Medical Assistant vs Nursing Assistant

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If you are pursuing a career in healthcare, you have to think about what kind of job you are interested in obtaining. While each healthcare position has its benefits and unique qualities, the most common jobs are medical assistants and nursing assistants. Although both of these jobs can be fulfilling, they require unique skill sets that make them different from one another.

To determine which job is right for you, consider what your priorities and preferences may be and how those measure up to the requirements and responsibilities of each position. It’s also important to remember that both vocational fields offer fantastic career opportunities with solid prospects. With this in mind, let’s look at some of the key differences between these two positions.

 Medical Assistant vs Nursing Assistant

Medical Assistant vs. Certified Nursing Assistant: Definition

What is a Medical Assistant?

Medical assistants are responsible for performing both clinical and administrative tasks for physicians and their teams. Medical assistants might assist case managers and schedule appointments when working directly with patients. They may also perform administrative work such as filing, answering phones, and maintaining billing records.

What is a Nursing Assistant?

Nursing Assistants provide patients with primary care and help them perform regular day-to-day activities. Most CNAs work in hospitals or nursing and residential care facilities. Because their job is physically active, they should help lift or move patients. Nursing assistants may help with bathing patients, feeding them, helping them get dressed or undressed, and attending to various medical equipment.

Medical Assistant vs Nursing Assistant: Job Description

What Does a Medical Assistant Do?

Medical assistants can be found working in a variety of specialties. Some familiar places where medical assistants work in clinic settings, doctors’ offices, and hospitals. In addition to administrative and clinical daily activities, many people who hold this job have opportunities for advancement. Some medical assistants choose to pursue higher education and become certified technicians or even complete their degree as a Registered Nurse (RN).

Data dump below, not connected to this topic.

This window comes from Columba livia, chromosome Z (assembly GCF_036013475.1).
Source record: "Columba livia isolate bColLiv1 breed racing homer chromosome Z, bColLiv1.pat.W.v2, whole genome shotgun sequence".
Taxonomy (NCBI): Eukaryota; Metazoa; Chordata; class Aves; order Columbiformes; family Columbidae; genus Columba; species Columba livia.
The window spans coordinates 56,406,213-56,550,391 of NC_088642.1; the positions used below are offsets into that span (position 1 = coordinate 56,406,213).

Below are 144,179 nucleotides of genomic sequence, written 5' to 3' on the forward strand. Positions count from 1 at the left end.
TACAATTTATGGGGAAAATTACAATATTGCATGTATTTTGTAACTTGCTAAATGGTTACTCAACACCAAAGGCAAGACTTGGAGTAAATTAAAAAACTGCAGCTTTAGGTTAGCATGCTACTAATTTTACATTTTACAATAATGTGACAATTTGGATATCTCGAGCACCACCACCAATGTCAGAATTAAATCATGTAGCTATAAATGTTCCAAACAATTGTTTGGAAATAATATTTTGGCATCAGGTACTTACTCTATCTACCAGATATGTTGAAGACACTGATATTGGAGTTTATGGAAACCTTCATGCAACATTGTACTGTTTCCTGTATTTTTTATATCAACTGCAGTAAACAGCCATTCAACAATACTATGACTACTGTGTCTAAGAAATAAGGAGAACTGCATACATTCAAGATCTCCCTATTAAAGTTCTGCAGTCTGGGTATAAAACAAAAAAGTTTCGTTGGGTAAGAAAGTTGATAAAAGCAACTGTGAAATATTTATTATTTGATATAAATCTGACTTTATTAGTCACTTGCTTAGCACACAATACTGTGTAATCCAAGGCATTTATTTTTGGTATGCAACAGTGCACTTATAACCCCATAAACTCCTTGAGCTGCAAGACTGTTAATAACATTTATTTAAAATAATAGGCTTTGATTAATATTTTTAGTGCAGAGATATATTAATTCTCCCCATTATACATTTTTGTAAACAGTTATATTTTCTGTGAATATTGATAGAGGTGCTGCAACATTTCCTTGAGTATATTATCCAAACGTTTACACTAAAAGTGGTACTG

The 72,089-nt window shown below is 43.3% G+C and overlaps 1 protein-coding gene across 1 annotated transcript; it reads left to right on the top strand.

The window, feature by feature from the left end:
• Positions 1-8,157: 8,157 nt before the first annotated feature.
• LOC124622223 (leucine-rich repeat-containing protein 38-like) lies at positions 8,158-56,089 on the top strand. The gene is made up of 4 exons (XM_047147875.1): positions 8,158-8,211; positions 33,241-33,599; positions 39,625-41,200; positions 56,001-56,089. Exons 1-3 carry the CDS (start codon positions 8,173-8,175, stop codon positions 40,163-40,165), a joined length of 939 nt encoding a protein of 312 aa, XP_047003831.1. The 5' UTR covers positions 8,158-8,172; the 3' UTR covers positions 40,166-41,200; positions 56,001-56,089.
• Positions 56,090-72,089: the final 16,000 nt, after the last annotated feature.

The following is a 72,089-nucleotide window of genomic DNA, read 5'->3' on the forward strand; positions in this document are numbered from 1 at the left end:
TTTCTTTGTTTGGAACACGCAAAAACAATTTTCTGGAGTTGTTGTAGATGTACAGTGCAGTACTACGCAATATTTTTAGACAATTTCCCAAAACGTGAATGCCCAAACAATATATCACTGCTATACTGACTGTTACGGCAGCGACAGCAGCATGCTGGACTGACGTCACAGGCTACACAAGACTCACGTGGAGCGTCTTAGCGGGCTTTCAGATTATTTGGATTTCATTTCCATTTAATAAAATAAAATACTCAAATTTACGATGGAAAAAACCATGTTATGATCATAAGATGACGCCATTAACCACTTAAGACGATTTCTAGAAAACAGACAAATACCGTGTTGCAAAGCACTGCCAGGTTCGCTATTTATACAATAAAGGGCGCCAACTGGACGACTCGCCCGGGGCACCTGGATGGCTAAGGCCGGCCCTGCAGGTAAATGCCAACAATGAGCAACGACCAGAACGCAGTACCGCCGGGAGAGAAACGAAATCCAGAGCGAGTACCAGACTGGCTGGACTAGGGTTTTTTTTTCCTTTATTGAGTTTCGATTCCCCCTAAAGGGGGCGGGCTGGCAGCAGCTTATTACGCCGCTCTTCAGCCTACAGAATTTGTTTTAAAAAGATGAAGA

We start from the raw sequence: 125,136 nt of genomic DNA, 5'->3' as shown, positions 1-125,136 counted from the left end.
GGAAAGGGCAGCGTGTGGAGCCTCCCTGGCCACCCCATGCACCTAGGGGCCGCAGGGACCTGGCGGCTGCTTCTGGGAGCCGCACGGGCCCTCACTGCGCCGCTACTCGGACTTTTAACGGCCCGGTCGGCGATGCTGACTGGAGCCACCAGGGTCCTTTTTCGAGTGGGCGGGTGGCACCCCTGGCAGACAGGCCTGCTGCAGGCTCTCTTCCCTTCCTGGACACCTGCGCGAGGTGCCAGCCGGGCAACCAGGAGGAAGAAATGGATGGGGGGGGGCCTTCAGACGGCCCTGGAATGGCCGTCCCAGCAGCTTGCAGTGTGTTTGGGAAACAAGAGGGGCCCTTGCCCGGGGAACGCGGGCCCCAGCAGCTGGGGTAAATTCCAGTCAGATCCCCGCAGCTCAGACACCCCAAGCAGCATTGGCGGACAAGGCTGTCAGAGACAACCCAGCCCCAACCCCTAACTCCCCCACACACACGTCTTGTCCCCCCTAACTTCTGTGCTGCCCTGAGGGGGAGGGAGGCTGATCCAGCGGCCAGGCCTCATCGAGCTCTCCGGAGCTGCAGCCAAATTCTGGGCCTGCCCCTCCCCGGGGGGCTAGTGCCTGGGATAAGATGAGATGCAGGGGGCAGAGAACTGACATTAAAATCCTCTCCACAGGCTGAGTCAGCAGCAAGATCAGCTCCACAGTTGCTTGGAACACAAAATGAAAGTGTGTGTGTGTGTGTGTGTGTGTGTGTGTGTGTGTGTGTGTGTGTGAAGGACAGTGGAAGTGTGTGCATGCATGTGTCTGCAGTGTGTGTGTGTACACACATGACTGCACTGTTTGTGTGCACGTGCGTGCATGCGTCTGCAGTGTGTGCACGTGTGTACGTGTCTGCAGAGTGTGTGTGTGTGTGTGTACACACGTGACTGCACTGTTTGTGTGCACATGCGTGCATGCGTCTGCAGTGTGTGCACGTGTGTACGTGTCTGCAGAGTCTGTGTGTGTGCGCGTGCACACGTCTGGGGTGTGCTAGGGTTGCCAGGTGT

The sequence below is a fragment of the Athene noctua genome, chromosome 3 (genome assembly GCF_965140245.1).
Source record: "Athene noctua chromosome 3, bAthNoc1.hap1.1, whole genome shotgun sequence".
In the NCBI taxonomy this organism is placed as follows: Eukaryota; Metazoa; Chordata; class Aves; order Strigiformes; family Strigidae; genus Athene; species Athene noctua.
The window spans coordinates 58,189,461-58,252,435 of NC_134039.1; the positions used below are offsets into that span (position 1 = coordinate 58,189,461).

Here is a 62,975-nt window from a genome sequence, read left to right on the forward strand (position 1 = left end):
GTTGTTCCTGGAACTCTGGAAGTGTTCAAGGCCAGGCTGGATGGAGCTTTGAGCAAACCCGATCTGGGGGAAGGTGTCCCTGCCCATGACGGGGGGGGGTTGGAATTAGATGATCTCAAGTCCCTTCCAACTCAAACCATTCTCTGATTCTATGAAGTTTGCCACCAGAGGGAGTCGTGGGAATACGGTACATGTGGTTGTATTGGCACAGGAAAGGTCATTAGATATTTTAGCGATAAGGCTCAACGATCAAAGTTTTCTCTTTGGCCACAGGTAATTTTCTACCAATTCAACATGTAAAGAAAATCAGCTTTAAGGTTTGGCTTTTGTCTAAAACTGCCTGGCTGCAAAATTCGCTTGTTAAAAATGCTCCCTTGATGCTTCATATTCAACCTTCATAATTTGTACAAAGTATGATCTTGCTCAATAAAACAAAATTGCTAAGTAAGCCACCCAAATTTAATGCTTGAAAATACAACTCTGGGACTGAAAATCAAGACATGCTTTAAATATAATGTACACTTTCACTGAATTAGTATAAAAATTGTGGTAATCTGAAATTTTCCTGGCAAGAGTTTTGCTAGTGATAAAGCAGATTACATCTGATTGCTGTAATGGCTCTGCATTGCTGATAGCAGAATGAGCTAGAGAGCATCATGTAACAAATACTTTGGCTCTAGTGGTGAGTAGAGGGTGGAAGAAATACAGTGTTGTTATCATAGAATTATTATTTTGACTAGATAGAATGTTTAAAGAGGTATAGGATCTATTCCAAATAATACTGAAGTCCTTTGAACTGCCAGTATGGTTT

Some medical assistants specialize in certain types of tasks, such as those who work in a specific specialty such as psychiatry, oncology, or pediatrics. In addition to providing direct patient care, medical assistants may also manage the administrative affairs of the office and complete clerical tasks essential for operating a business.

What Does a Certified Nursing Assistant Do?

Certified Nursing Assistants (CNAs) provide primary care and help patients perform their day-to-day activities. Most CNAs work in hospitals or nursing care facilities. Their job is physically active, so they should help lift or move patients. Some nursing assistants may help with bathing patients, feeding them, helping them get dressed or undressed, and attending to various medical equipment.

CNAs often have opportunities for promotion within their company. After gaining more experience, some nurses choose to become charge nurses responsible for supervising other CNAs on the floor and ensuring that all administrative paperwork is completed accurately and efficiently. Other CNAs decide to pursue additional education and training towards becoming RN Nurse Anesthetists. A Nurse Anesthetist provides services for surgeries under the guidance of a doctor or dentist.

Medical Assistant vs Nursing Assistant: Job Responsibilities

Medical Assistant Responsibilities

Some of the day-to-day medical tasks of a Medical Assistant include:

  • Keeping a record of patient history and personal information
  • Measuring vital signs (such as blood pressure and temperature)
  • Providing assistance to physicians during patient examinations